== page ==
How Many Calories in That Frappuccino? FDA Wants to Make Sure You Know
On Friday, the Food and Drug Administration issued new guidelines requiring chain restaurants and other businesses that serve food to post information about calorie counts on menu and menu boards. Movie theaters, bowling alleys, airplanes and other ‘establishments’ for whom selling food is not the primary business would be exempt. For the time being, bars and restaurants serving wine, beer and alcoholic beverages would not have to post calories counts, as a different federal agency, the Alcohol and Tobacco Tax and Trade Bureau, regulates them.
According to the Wall Street Journal, 278,600 establishments out of an estimated 600,000 restaurants nationwide would be affected by the new regulations at a cost of approximately $1,100 to each restaurant, says the FDA. The guidelines—which must be posted in a “clear and conspicuous” font size and in a color that is “at least as conspicuous as” as the print for the menu item—will not appear until next year:
Under the guidelines, which are subject to change, eateries would have to inform customers that other nutrition information is available on request, including calories from fat, total fat, saturated fat, cholesterol, trans fat, sodium, carbohydrates, sugars, dietary fiber and protein.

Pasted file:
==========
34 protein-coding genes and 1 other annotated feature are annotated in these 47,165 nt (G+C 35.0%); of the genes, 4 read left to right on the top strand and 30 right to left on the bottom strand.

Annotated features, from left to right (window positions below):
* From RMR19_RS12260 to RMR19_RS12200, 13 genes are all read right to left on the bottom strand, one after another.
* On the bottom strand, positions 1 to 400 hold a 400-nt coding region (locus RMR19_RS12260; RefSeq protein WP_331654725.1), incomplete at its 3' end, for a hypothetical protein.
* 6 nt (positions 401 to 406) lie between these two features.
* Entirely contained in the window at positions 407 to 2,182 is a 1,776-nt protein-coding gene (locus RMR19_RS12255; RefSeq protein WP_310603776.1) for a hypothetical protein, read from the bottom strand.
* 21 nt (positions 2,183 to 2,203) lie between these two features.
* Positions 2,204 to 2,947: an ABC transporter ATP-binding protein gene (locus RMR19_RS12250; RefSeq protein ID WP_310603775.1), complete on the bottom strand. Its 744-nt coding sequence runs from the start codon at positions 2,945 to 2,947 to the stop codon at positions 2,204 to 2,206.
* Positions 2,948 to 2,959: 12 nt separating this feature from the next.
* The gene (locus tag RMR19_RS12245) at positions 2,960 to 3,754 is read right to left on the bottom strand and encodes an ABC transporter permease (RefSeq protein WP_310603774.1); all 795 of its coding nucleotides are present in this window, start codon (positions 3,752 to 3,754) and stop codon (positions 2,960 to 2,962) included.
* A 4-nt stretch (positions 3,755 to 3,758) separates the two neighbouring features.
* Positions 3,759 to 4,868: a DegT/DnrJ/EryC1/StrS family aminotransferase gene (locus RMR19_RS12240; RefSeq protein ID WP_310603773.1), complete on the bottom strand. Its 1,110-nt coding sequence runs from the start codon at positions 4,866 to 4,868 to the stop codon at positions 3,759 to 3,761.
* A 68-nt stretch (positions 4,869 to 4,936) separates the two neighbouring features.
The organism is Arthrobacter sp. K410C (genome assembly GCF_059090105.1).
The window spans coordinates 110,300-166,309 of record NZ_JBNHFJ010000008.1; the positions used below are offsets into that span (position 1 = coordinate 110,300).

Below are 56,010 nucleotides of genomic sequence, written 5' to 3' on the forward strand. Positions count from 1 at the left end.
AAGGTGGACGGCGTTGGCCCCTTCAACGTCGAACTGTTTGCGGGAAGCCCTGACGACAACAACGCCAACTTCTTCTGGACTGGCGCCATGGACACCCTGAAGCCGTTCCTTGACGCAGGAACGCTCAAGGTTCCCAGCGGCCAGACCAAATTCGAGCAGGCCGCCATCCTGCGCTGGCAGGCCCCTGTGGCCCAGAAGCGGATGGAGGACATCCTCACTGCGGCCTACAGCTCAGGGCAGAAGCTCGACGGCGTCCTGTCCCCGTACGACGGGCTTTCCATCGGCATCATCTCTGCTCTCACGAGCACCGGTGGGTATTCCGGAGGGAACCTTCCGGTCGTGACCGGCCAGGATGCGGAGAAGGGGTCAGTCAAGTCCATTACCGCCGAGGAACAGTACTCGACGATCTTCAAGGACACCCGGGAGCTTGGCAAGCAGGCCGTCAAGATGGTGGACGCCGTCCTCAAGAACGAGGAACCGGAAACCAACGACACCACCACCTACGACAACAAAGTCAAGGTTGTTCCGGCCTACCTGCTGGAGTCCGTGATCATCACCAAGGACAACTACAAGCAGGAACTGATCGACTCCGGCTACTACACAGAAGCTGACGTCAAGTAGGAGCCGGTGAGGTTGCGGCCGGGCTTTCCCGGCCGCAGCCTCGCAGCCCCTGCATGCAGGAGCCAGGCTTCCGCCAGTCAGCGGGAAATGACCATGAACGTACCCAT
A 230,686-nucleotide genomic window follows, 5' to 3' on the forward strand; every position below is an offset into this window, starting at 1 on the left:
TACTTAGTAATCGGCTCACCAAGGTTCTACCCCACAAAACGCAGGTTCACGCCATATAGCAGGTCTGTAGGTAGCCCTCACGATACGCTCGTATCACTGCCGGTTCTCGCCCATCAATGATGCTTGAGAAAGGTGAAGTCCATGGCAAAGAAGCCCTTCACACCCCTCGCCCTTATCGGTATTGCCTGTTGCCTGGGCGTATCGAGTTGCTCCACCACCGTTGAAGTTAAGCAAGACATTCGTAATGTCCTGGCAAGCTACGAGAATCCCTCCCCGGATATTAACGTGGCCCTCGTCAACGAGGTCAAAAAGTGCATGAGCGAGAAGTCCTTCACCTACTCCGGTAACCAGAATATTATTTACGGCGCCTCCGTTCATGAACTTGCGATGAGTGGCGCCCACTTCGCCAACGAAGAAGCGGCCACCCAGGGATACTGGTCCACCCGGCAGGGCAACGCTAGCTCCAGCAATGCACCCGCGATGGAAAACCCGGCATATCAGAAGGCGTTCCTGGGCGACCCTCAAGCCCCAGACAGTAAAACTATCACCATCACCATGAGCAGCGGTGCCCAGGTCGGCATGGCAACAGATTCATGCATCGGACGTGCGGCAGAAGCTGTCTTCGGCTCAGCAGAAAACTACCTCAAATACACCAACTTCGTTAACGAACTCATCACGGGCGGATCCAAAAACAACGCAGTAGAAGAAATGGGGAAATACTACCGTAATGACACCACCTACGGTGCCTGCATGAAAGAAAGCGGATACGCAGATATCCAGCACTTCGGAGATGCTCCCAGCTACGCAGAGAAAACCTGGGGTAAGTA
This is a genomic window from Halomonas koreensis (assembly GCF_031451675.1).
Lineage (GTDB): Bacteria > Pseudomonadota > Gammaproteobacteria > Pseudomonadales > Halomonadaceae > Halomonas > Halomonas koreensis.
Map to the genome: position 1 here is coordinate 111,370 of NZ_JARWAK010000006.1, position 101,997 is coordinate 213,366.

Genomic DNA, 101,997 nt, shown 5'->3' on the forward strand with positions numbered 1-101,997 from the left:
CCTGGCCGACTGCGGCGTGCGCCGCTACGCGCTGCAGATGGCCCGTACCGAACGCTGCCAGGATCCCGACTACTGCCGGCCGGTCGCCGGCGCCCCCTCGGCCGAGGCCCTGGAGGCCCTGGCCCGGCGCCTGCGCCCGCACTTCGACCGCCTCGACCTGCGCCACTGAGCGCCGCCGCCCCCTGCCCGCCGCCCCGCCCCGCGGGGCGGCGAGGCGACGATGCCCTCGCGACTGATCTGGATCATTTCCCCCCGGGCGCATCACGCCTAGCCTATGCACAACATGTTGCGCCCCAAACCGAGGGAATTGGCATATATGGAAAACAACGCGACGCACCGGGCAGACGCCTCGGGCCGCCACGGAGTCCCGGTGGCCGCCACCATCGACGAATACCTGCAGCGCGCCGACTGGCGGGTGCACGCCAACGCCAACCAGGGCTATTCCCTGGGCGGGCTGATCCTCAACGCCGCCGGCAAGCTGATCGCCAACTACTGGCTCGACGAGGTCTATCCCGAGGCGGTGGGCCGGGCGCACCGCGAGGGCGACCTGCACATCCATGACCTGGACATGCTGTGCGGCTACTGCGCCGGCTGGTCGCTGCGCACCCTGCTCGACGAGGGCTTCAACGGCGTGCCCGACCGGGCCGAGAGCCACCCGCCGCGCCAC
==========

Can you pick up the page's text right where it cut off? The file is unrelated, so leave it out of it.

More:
Calories would be disclosed on all menus and menu boards, including menu boards at drive-through locations, with the label “calorie” or “cal,” according to the rule. Calories for variable menu items, such as combo meals, would be displayed in ranges based on possible inclusions. For self-service foods like salad bars, calories would be listed per serving or per item on a sign next to the food.
Currently, some 20 states or cities have regulations requiring restaurants to post the calorie content of foods.
However, the jury is out as to whether posting calorie information for menu items helps in the fight against obesity. Says the Wall Street Journal:
A 2009 study published in the journal Health Affairs didn’t find evidence menu labeling influenced total calories purchased by New Yorkers. A Stanford University study of New York City Starbucks found average calories per transaction fell by 6% after calorie labeling started.
Others point out that food is food, and it makes little sense to regulate some restaurants while exempting movie theaters where, as the New York Times points out, a large bucket of popcorn with butter can contain 1,500 calories, almost as much as the 2,000 calories that an average person consumes a day.
If you knew how many calories were in those steak tacos at Qdoba, would you still eat them?
Photo of tacos from Qdoba by Shoshanah.